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July 26, 2015

Supreme Court votes to legalize same-sex marriage

by Sandeep David, Online Opinions Editor
On June 26, a divided Supreme Court ruled in a five-to-four decision that same-sex couples nationwide have the Constitutional right to marry. Until the decision, same-sex couples were barred from marriage in fourteen states.

Four court cases from Ohio, Tennessee, Michigan, and Kentucky were consolidated under the title Obergefell v. Hodges.

In his writing of the Courtís decision, Justice Anthony M. Kennedy ruled that the right for couples of the same sex to marry is implied in the Constitution. "It would misunderstand these men and women to say they disrespect the idea of marriage. Their plea is that they do respect it... Their hope is not to be condemned to live in loneliness, excluded from one of civilizationís oldest institutions," he wrote. "The Constitution grants them that right."
A supporter waves a rainbow-colored flag on the steps of the Supreme Court. Courtesy of San Francisco Chronicle
A supporter waves a rainbow-colored flag on the steps of the Supreme Court.

Kennedy was joined in his decision by Justices Stephen G. Breyer, Ruth Bader Ginsburg, Elena Kagan, and Sonia Sotomayor.

Many Blazers expressed support for this outcome. Rising junior Sankara Olama-Yai hails the decision and believes it will usher in a brighter future for our country. "As an LGBT - and minority - student, I feel as though our country is finally taking steps towards equality and to end discrimination," he said. "The Supreme Court ruling shows tolerance and acceptance which is a necessary environment for our country. This ruling will help direct us to a better tomorrow."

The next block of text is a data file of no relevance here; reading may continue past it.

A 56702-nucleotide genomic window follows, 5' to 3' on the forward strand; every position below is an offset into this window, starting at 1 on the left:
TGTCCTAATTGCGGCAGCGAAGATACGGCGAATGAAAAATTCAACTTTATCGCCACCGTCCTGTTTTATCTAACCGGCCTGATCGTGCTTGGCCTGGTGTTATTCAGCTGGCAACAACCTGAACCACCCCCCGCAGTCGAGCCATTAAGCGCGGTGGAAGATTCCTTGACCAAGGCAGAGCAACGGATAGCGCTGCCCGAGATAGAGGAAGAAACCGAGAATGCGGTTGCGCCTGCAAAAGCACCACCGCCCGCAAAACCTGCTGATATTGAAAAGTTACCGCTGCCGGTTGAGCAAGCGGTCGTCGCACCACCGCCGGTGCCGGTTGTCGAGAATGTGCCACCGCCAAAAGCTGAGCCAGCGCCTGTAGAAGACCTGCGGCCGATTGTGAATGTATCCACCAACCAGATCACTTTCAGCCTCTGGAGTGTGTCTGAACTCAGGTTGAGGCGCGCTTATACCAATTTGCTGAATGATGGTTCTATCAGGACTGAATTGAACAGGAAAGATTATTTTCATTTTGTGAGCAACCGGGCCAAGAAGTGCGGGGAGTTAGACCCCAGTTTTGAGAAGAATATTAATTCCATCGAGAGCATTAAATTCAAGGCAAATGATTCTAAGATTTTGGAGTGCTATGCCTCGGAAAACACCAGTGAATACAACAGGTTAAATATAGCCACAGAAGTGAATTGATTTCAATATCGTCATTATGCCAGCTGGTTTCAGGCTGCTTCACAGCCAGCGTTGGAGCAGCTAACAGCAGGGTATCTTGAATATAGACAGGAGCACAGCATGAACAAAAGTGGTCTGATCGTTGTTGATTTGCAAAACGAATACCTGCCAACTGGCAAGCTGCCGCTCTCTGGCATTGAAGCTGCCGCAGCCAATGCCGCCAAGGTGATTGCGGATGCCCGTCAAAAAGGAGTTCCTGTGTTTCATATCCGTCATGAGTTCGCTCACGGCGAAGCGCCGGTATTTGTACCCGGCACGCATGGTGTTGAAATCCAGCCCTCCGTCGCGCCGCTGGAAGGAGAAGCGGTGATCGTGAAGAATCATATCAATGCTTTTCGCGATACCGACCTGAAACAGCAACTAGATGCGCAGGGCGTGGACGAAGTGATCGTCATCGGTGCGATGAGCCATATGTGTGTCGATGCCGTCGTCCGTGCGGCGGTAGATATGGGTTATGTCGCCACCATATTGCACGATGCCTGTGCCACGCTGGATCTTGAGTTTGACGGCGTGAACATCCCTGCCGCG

Rising junior Daniel Jacobson also believes that the decision will lead to a better future for the LGBT community in the United States. "I am happy that LGBT students and people can now think about marriage instead of only being able to imagine it. I think that as a result of this, more people will be comfortable in being openly homosexual and the LGBT community will generally be more accepted," he said.

Each of the four dissenting justices - Chief Justice John G. Roberts Jr. and Justices Samuel A. Alito Jr., Clarence Thomas, and Antonin Scalia - wrote their own opinions.

Roberts believed that nowhere in the Constitution was there an implication that couples of the same sex had the right to marry. "Celebrate the achievement of a desired goal. Celebrate the opportunity for a new expression of commitment to a partner. Celebrate the availability of new benefits. But do not celebrate the Constitution. It had nothing to do with it," he wrote, addressing proponents of same-sex marriage.

President Barack Obama praised the decision. "This ruling is a victory for America... when all Americans are truly treated as equal, we are more free," he said.





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  • accepting (View Email) on September 15, 2015 at 2:23 PM
    we support you in whatever you choose to do, sandeep! not gonna lie this came as a surprise tho
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